Vietnam1 Essay

This essay has a total of 1869 words and 7 pages.

Vietnam1




The War in Vietnam
Direct U.S. military participation in The Vietnam War, the nation’s longest, cost
fifty-eight thousand American lives. Only the Civil War and the two world wars were
deadlier for Americans. During the decade of Vietnam beginning in 1964, the U.S Treasury
spent over $140 billion on the war, enough money to fund urban renewal projects in every
major American city. Despite these enormous costs and their accompanying public and
private trauma for the American people, the United States failed, for the first time in
its history, to achieve its stated war aims. The goal was to preserve a separate,
independent, noncommunist government in South Vietnam, but after April 1975, the communist
Democratic Republic of Vietnam (DRV) ruled the entire nation. The initial reasons for U.S.
involvement in Vietnam seemed logical and compelling to American leaders. Following its
success in World War II, the United States faced the future with a sense of moral
rectitude and material confidence. From Washington’s perspective, the principal
threat to U.S. security and world peace was monolithic, dictatorial communism emanating
from the Soviet Union. Any communist anywhere, at home or abroad, was, by definition, and
enemy of the United States. Drawing an analogy with the unsuccessful appeasement of
fascist dictators before World War II, the Truman administration believed that any sign of
communist aggression must be met quickly and forcefully by the United States and its
allies. This reactive policy was known as containment. In Vietnam the target of
containment was Ho Chi Minh and the Vietminh front he had created in 1941. Ho and his
chief lieutenants were communists with long-standing connections to the Soviet Union. They
were also ardent Vietnamese nationalists who fought first to rid their country of the
Japanese and then, after 1945, to prevent France from reestablishing its former colonial
mastery over Vietnam and the rest of Indochina. Harry S. Truman and other American
leaders, having no sympathy for French colonialism, favored Vietnamese independence. But
expanding communist control of Eastern Europe and the triumph of the communists in
China’s civil war made France’s war against Ho seem an anticommunist rather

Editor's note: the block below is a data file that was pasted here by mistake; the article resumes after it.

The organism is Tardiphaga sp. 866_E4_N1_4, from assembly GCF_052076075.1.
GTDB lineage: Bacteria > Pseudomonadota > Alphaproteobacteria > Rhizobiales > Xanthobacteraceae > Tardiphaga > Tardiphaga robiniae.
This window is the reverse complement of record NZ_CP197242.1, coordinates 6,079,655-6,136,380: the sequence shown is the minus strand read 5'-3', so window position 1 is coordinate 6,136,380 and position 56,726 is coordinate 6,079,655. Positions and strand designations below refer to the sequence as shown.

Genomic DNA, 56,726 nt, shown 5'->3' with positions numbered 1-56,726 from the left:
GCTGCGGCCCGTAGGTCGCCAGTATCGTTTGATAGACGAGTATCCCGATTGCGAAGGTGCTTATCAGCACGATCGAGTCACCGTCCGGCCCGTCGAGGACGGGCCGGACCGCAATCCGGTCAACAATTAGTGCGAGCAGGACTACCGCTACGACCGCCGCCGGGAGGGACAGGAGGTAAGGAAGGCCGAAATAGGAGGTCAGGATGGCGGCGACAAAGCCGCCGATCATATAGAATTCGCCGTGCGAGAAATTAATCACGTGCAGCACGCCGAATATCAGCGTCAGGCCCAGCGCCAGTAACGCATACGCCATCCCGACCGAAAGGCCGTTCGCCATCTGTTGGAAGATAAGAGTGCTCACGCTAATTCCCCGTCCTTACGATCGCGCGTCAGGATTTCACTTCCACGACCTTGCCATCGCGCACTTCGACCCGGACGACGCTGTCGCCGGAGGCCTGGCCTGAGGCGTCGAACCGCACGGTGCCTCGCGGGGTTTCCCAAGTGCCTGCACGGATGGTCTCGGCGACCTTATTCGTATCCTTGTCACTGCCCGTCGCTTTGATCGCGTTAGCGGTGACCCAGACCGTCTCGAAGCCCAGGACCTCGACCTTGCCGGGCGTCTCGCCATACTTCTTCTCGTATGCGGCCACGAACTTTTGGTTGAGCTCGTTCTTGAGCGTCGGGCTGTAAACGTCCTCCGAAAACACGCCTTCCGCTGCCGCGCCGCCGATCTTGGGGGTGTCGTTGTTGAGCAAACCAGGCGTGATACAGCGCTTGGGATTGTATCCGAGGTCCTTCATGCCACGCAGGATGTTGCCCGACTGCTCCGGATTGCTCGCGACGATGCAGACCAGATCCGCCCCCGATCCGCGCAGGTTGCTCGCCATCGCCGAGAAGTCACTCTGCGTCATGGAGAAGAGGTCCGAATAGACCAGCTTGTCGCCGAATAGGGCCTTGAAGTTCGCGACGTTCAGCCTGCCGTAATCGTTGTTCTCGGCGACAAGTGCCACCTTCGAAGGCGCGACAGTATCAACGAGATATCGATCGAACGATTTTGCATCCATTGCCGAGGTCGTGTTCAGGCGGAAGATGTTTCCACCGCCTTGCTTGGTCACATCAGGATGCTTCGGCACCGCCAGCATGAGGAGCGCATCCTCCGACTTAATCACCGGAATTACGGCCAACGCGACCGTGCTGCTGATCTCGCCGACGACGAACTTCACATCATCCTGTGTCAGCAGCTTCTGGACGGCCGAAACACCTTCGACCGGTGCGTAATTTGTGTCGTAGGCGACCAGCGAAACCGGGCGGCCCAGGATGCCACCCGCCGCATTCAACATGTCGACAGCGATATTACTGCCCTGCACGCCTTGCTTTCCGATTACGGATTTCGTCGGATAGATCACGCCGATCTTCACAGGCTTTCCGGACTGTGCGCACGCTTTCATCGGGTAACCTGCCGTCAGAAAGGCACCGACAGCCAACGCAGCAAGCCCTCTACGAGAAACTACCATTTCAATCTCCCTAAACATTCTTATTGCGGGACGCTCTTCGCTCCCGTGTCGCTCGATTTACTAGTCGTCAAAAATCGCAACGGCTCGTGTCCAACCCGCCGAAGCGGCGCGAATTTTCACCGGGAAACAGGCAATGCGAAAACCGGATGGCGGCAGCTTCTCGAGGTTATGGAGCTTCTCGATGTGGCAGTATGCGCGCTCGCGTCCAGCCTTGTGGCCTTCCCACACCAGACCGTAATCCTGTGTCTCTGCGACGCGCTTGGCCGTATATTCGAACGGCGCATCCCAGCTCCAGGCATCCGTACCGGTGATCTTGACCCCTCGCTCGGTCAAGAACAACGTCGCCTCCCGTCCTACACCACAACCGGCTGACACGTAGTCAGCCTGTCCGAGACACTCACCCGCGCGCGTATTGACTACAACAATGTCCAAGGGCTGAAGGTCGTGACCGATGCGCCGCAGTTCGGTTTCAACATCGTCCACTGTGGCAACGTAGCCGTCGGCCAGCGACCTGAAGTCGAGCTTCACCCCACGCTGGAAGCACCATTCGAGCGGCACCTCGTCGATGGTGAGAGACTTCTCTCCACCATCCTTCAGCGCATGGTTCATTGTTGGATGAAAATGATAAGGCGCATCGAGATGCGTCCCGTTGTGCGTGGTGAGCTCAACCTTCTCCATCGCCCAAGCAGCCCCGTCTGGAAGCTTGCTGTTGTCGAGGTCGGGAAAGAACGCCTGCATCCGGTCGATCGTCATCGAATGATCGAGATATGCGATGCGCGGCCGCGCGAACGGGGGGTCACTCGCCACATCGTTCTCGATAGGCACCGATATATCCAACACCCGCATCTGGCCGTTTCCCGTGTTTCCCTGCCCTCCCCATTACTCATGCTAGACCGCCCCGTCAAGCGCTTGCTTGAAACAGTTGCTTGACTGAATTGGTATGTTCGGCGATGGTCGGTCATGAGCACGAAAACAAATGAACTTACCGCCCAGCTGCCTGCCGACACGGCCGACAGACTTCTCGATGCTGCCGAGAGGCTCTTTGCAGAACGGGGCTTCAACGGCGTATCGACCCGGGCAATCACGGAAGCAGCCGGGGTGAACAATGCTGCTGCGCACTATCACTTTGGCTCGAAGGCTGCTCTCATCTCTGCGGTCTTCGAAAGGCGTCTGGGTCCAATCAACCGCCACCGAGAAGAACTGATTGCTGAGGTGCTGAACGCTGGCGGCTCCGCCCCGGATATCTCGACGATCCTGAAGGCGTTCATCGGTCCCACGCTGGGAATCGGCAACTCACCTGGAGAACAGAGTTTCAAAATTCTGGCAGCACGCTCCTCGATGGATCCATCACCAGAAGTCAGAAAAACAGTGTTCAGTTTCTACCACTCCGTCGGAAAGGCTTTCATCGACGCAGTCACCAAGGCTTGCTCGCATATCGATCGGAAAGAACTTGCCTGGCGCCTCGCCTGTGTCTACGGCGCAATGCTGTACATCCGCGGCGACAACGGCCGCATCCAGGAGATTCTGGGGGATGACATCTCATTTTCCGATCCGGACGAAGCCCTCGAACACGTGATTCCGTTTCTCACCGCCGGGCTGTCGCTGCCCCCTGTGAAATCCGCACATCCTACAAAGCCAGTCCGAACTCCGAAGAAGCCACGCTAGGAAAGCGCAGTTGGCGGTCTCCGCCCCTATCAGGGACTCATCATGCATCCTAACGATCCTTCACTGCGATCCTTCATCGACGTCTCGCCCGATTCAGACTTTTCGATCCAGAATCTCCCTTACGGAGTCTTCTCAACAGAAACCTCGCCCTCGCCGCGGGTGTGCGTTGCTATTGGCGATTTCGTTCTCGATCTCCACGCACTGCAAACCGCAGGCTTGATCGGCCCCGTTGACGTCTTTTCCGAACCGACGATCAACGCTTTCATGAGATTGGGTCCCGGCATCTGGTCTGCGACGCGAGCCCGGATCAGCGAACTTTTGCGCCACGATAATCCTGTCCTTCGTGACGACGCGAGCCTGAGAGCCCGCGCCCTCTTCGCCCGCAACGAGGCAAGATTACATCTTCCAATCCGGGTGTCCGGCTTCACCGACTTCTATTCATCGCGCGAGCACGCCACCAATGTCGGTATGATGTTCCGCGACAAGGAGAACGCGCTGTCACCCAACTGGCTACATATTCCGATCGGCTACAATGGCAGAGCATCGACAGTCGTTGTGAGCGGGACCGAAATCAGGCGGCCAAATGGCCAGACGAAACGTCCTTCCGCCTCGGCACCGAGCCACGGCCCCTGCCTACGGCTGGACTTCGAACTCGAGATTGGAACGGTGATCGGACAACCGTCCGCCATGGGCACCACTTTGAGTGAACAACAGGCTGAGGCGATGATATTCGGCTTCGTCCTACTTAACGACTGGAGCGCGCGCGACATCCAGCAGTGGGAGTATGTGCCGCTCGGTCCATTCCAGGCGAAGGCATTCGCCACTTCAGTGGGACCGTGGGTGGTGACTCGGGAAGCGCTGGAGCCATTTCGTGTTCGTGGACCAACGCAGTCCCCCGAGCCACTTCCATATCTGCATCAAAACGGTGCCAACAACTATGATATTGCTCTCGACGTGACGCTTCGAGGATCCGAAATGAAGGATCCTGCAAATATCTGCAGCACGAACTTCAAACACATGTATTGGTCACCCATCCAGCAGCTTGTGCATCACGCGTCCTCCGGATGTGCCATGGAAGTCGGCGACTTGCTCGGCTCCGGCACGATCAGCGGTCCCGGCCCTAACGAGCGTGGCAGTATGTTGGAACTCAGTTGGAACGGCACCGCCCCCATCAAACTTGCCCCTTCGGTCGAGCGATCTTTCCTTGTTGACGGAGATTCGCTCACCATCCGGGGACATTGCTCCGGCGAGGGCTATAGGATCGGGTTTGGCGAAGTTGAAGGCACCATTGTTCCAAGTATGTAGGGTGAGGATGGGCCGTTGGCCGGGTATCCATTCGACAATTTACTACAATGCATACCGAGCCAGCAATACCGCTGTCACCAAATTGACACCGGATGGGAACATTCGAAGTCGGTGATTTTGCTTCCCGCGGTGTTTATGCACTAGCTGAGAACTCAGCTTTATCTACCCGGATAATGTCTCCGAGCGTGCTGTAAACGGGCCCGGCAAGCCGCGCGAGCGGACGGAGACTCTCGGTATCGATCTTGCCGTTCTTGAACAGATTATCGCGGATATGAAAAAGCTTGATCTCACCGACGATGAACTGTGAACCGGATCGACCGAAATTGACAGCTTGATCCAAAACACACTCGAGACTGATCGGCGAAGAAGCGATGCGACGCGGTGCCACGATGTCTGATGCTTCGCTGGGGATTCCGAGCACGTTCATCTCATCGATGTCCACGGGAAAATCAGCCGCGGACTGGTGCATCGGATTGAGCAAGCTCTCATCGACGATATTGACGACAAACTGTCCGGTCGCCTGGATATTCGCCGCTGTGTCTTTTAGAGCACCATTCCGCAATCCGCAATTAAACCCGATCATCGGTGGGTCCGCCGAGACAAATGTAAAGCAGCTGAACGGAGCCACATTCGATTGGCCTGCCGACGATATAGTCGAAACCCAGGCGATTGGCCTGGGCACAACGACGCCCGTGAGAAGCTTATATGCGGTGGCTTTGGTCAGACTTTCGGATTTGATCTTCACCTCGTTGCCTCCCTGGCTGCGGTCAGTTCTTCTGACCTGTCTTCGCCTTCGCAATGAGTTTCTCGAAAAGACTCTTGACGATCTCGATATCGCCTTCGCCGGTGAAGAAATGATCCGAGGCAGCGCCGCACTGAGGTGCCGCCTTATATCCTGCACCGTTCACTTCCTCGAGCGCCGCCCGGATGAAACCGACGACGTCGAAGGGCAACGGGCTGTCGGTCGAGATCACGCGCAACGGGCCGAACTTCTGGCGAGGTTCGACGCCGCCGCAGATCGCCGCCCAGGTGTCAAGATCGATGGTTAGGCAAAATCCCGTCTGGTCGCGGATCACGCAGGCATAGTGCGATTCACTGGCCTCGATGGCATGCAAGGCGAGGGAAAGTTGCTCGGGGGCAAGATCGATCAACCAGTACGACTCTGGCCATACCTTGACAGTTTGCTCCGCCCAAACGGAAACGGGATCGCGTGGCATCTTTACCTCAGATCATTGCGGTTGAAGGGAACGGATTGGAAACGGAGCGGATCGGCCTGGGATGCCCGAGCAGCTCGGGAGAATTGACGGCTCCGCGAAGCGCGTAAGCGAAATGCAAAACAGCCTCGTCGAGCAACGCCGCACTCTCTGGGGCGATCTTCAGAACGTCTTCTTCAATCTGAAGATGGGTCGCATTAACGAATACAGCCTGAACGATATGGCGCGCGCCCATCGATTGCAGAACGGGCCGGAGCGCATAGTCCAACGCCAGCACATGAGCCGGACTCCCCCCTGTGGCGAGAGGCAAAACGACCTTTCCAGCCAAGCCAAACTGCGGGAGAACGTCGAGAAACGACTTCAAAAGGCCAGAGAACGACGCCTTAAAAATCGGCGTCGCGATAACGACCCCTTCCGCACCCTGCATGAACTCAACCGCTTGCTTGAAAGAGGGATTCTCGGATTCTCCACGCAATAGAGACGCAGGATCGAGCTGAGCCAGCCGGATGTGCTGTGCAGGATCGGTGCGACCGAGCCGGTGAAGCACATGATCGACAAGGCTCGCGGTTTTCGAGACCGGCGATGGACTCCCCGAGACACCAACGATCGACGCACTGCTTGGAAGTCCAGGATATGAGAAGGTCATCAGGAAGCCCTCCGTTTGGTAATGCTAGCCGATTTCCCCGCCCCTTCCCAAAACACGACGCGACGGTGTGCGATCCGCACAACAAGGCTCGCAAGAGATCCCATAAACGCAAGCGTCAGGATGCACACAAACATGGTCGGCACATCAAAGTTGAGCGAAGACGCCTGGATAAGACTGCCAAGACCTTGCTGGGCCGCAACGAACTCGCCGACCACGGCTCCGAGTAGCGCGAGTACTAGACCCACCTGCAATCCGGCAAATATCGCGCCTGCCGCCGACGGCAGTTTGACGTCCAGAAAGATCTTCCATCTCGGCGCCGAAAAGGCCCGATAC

than a colonialist effort. When France agreed to a quansi-independent Vietnam under
Emperor Bao Dai as an alternative to Ho’s DRV, the United States decided to support
the French position. The American conception of Vietnam as a cold war battleground largely
ignored the struggle for social justice and national sovereignty occurring within the
country. American attention focused primarily on Europe and on Asia beyond Vietnam. Aid to
France in Indochina was a quid pro quo for French cooperation with America’s plans
for the defense of Europe through the North Atlantic Treaty Organization. After China
became a communist state in 1949, the stability of Japan became of paramount importance to
Washington, and Japanese development required access to the markets and raw materials of
Southeast Asia. The outbreak of war in Korea in 1950 served primarily to confirm
Washington’s belief that communist aggression posed a great danger to Asia .
Subsequent charges that Truman had "lost" China and had settled for a stalemate in Korea
caused succeeding presidents to fear the domestic political consequences if they "lost"
Vietnam. This apprehension, an overestimation of American power, and an underestimation of
Vietnamese communist strength locked all administrations from 1950 through the 1960s into
a firm anticommunist stand in Vietnam. Because American policy makers failed to appreciate
the amount of effort that would be required to exert influence on Vietnam’s
political and social structure, the course of American policy led to a steady escalation
of U.S. involvement. President Dwight D. Eisenhower increased the level of aide to the
French but continued to avoid military intervention, even when the French experienced a
devastating defeat at Dien Bien Phu in the spring of 1954. Following that battle, an
international conference at Geneva, Switzerland, arranged a cease-fire and provided for a
North-South partition of Vietnam until elections could be held. The United States was not
a party to the Geneva Agreements and began to foster the creation of a Vietnamese regime
in South Vietnam’s autocratic president Ngo Dinh Diem, who deposed Bao Dai in
October 1955, resisted holding an election on the reunification of Vietnam. Despite over
$1 billion of U.S. aid between 1955 and 1961, the South Vietnamese economy languished and
internal security deteriorated. Nation building was failing the South, and in 1960,
communist cadres created the National Liberation Front (NLG) or Vietcong as its enemies
called it, to challenge the Diem regime. President John F. Kennedy concurred with his
predecessor’s domino theory and also believed that the credibility of U.S.
anticommunist commitments around the world was imperiled in 1961. Consequently, by 1963 he
had tripled American aid to South Vietnam and expanded the number of military advisers
there from less than seven hundred to more than sixteen thousand. But the Diem government
still failed to show economic or political progress. Buddhist priests, spiritual leaders
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